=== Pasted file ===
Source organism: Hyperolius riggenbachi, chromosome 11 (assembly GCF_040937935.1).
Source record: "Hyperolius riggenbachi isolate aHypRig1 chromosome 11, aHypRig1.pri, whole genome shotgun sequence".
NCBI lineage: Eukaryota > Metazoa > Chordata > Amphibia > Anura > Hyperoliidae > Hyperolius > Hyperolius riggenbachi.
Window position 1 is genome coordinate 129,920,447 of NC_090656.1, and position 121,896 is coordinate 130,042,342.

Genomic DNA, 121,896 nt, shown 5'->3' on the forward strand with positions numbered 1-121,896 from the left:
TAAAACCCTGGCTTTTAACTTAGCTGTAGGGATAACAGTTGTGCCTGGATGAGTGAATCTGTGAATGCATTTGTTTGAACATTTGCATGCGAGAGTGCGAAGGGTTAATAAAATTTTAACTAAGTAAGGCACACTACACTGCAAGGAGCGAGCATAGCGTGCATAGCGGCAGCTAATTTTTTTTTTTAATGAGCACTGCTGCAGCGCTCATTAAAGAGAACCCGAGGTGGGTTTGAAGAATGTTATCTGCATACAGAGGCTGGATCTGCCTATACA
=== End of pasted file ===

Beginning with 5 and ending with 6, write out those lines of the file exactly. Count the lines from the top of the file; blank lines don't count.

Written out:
Genomic DNA, 121,896 nt, shown 5'->3' on the forward strand with positions numbered 1-121,896 from the left:
TAAAACCCTGGCTTTTAACTTAGCTGTAGGGATAACAGTTGTGCCTGGATGAGTGAATCTGTGAATGCATTTGTTTGAACATTTGCATGCGAGAGTGCGAAGGGTTAATAAAATTTTAACTAAGTAAGGCACACTACACTGCAAGGAGCGAGCATAGCGTGCATAGCGGCAGCTAATTTTTTTTTTTAATGAGCACTGCTGCAGCGCTCATTAAAGAGAACCCGAGGTGGGTTTGAAGAATGTTATCTGCATACAGAGGCTGGATCTGCCTATACA